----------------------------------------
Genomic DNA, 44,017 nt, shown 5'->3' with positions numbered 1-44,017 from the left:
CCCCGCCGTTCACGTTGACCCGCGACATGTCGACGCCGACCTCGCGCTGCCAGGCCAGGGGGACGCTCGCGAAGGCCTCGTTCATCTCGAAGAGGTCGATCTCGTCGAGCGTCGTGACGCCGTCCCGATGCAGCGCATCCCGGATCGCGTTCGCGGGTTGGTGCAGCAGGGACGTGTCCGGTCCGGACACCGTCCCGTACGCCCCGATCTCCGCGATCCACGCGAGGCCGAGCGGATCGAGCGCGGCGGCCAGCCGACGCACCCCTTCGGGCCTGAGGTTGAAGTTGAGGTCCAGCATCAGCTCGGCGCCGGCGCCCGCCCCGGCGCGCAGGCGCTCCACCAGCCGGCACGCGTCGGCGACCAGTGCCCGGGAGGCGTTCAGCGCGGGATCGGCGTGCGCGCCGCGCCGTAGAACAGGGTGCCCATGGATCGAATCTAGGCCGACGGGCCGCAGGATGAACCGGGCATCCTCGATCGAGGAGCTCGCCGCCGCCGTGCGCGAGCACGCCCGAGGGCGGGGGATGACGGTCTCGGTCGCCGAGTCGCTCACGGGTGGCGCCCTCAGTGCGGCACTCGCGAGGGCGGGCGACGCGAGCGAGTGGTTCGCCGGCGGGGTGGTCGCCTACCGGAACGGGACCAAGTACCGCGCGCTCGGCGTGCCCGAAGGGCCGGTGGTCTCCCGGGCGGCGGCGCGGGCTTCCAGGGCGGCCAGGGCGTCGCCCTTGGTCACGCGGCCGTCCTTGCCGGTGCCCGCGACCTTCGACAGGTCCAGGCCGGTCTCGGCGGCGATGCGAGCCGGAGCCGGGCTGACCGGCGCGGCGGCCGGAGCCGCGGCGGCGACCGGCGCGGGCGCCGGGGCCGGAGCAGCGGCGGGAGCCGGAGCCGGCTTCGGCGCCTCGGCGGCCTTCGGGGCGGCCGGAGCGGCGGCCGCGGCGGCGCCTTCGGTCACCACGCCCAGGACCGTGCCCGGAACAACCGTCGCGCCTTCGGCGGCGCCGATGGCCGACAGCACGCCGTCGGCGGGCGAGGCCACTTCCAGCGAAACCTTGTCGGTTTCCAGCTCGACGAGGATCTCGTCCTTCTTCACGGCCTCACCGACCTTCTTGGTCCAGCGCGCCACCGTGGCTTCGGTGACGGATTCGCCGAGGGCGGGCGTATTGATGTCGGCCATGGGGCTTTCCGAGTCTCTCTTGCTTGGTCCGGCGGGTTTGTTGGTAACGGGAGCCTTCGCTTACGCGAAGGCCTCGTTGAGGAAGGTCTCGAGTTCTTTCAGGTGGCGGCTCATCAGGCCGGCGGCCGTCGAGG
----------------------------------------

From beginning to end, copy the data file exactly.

Genomic DNA, 44,017 nt, shown 5'->3' with positions numbered 1-44,017 from the left:
CCCCGCCGTTCACGTTGACCCGCGACATGTCGACGCCGACCTCGCGCTGCCAGGCCAGGGGGACGCTCGCGAAGGCCTCGTTCATCTCGAAGAGGTCGATCTCGTCGAGCGTCGTGACGCCGTCCCGATGCAGCGCATCCCGGATCGCGTTCGCGGGTTGGTGCAGCAGGGACGTGTCCGGTCCGGACACCGTCCCGTACGCCCCGATCTCCGCGATCCACGCGAGGCCGAGCGGATCGAGCGCGGCGGCCAGCCGACGCACCCCTTCGGGCCTGAGGTTGAAGTTGAGGTCCAGCATCAGCTCGGCGCCGGCGCCCGCCCCGGCGCGCAGGCGCTCCACCAGCCGGCACGCGTCGGCGACCAGTGCCCGGGAGGCGTTCAGCGCGGGATCGGCGTGCGCGCCGCGCCGTAGAACAGGGTGCCCATGGATCGAATCTAGGCCGACGGGCCGCAGGATGAACCGGGCATCCTCGATCGAGGAGCTCGCCGCCGCCGTGCGCGAGCACGCCCGAGGGCGGGGGATGACGGTCTCGGTCGCCGAGTCGCTCACGGGTGGCGCCCTCAGTGCGGCACTCGCGAGGGCGGGCGACGCGAGCGAGTGGTTCGCCGGCGGGGTGGTCGCCTACCGGAACGGGACCAAGTACCGCGCGCTCGGCGTGCCCGAAGGGCCGGTGGTCTCCCGGGCGGCGGCGCGGGCTTCCAGGGCGGCCAGGGCGTCGCCCTTGGTCACGCGGCCGTCCTTGCCGGTGCCCGCGACCTTCGACAGGTCCAGGCCGGTCTCGGCGGCGATGCGAGCCGGAGCCGGGCTGACCGGCGCGGCGGCCGGAGCCGCGGCGGCGACCGGCGCGGGCGCCGGGGCCGGAGCAGCGGCGGGAGCCGGAGCCGGCTTCGGCGCCTCGGCGGCCTTCGGGGCGGCCGGAGCGGCGGCCGCGGCGGCGCCTTCGGTCACCACGCCCAGGACCGTGCCCGGAACAACCGTCGCGCCTTCGGCGGCGCCGATGGCCGACAGCACGCCGTCGGCGGGCGAGGCCACTTCCAGCGAAACCTTGTCGGTTTCCAGCTCGACGAGGATCTCGTCCTTCTTCACGGCCTCACCGACCTTCTTGGTCCAGCGCGCCACCGTGGCTTCGGTGACGGATTCGCCGAGGGCGGGCGTATTGATGTCGGCCATGGGGCTTTCCGAGTCTCTCTTGCTTGGTCCGGCGGGTTTGTTGGTAACGGGAGCCTTCGCTTACGCGAAGGCCTCGTTGAGGAAGGTCTCGAGTTCTTTCAGGTGGCGGCTCATCAGGCCGGCGGCCGTCGAGG